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Getting Connected with David Tiley

David Black interviews David Tiley from Screen Hub for the Australian Short Film Network Journal

Whether you are a producer, director, cast or crew, the key to survival in the Australian film industry is the ability to find opportunities. Today I’m chatting to David Tiley from Screenhub. Their facebook page describes themselves as “insider information for the Australian television and film industry.” Today, I’m going to dig deep to find out what it’s all about.

DB – Hi David, thanks for taking the time to chat to me today. Can you tell us more about Screenhub and your role within it?

DT – A pleasure because it has recently changed. I have ‘retired’ from a regular salary so I am taking my own time, writing bits and pieces and looking for chores.

Screenhub has a huge brief to cover the screen sector primarily for screen makers, which I had a key role in evolving for sixteen years. Over that slab of time the online world changed hugely, we moved to younger generations and roles became blurred. In some ways the age of specialism is over, or at least groups of skills are being reconfigured. So Screenhub is evolving to meet the changes, and combining a greater audience focus with the insiders’ point of view.

DB – You came to Screenhub with a wealth of experience in the Australian film industry David.

You’ve been a researcher, writer and director in documentary, community and corporate education, and for a science magazine show for television, both in Australia and the UK, as well as script editing in fiction. You’ve worked for Film Victoria, the former Australian Film Commission, CSIRO, Open Channel, AFTRS and Melbourne University. That is an amazing variety of roles.

Can you tell us a bit about some of them and how they have helped you with your current work at Screenhub?

DT – Ah. I eventually learnt to call myself a writer who works with screen media, because my verbal output is based around visual experiences and the relationship between pictures and verbal language.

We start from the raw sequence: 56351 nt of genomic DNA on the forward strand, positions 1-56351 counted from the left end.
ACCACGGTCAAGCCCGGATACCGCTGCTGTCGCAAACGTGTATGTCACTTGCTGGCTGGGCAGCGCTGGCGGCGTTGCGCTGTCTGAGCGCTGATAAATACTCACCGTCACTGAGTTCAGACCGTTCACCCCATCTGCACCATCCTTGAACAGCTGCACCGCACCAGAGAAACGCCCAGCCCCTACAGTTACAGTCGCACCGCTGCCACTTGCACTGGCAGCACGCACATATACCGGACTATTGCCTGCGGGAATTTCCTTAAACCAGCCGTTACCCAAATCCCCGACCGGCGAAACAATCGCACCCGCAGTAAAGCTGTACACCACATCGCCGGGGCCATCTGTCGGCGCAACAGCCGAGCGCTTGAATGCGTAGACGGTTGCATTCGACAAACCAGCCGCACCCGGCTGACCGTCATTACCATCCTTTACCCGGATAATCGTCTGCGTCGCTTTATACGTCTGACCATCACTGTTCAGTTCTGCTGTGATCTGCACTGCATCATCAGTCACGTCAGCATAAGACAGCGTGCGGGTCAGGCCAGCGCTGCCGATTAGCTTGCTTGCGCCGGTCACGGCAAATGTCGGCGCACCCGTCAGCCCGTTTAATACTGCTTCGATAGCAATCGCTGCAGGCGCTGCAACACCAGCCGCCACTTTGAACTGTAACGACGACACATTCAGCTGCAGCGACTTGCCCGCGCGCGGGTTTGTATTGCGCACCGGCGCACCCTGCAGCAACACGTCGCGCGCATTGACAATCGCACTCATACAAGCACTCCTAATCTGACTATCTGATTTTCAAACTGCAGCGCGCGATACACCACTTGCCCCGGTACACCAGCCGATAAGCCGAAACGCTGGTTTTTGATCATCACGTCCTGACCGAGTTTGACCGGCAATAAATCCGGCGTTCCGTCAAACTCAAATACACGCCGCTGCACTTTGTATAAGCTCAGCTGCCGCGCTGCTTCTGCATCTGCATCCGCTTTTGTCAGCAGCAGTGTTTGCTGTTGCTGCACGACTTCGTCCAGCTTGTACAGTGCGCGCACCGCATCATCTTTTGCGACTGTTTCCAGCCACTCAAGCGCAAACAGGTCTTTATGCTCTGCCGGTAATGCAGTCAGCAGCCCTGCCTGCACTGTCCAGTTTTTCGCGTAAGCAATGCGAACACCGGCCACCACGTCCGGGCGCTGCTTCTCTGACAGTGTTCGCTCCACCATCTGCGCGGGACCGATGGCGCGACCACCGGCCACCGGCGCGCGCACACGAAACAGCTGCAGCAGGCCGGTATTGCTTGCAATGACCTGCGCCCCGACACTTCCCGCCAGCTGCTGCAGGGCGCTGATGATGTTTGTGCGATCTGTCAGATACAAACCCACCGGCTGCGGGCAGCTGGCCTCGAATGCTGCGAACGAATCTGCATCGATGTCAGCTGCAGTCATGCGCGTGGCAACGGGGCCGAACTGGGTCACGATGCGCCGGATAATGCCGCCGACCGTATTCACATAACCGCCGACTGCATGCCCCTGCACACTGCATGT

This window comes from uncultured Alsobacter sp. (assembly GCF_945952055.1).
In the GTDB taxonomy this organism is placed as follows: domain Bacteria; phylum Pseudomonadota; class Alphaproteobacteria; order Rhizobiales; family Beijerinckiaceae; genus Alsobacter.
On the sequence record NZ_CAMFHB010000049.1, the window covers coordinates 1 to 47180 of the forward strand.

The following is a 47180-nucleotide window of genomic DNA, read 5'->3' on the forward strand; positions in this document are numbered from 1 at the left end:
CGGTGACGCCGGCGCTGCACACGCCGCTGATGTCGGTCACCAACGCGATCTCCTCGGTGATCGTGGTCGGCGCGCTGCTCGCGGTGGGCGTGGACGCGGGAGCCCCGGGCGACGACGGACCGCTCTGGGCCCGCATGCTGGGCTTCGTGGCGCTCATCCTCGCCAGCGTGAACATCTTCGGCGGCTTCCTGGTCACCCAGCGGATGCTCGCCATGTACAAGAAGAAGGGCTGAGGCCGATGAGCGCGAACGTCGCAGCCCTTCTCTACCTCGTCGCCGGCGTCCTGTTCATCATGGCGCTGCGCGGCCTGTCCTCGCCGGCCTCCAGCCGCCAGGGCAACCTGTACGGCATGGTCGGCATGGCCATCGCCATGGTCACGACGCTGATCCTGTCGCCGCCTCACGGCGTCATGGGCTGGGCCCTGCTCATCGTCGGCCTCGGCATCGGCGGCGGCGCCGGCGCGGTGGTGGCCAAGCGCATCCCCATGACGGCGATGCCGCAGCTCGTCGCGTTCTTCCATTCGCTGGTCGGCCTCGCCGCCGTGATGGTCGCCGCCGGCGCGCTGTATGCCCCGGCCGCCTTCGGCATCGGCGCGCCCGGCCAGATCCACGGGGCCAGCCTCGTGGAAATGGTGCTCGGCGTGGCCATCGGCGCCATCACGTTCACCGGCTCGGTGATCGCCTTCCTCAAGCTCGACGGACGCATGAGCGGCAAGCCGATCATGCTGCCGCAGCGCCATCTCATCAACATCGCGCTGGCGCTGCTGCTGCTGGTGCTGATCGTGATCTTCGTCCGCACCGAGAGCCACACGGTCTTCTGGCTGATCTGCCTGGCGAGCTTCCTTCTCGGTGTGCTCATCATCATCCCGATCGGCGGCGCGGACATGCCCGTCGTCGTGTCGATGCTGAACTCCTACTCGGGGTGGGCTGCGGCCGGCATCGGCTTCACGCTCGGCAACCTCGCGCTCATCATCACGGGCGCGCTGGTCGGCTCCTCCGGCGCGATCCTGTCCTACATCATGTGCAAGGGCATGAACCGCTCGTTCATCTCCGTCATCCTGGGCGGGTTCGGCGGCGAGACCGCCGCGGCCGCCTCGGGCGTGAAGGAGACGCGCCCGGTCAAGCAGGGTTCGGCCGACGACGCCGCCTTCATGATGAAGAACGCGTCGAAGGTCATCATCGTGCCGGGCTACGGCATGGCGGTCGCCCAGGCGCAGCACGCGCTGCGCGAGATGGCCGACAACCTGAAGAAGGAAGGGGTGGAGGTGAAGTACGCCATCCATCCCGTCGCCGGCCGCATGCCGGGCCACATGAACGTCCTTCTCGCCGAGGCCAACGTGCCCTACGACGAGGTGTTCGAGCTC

I went off into journalism because so much of my work was about research, but the shape of what I write is still driven by documentary rather than print journalism forms. One example: the meaning of the word story is very different between the two domains.

DB – How did you break into the film industry itself, and what advice would you give to anyone that is just starting out?

DT – I came in at the renaissance accidentally created by Generation Zero in the screen sector around 1973.

I started in Adelaide and hung around the South Australian Film Corporation which was kind to me in the way people tolerate kittens with a slight palsy. As soon as I had the money I left for London and worked on educational and science films. That trajectory is no longer possible, but the system has changed to much more comprehensive media education.

What I say now is this: the writer/director roles that people want are highly skilled jobs and you need a lot of production roles first. You have the most fun early in your career, and most of it will be spent climbing the ladder or mixing ambition with earning, and you need to make sure you enjoy every stage. Also, if you can find another craft space which absorbs and expresses you, grab it. The glamorous roles are the most exploited.

DB – Is there one particular moment in your long career in the film industry that you feel was monumental? One that changed how you viewed everything, or has it been a steady path of going from one success to the next?

DT – I went to the Australia Film Commission in 1996 as a co-ordinator and then project manager. At the age of 46 I did what most people do when they are 23 – I got a job. And I found the nuts and bolts of what really matters and it changed my life.

DB – Where do you feel that the industry is headed David, and can you tell us of any future plans to stay ahead of the curve?

DT – No-one knows really, though I am sure of one thing – we need to be cosmopolitan and judge ourselves by world standards and aim fanatically for excellence. That is the only thing we can do to deal with change.

Oh, and abandon the search for fame. That has gone. Slog for a decade, see a show disappear into streaming. Get no recognition – the arts are now completely ephemeral. We are all fish and chip wrappers even though we don’t have newspapers any more. Pessimistic? Only if we are egomaniacs.

DB – Where can our readers follow your work?

DT - At the moment on Facebook. That will change soon. The archive is all on

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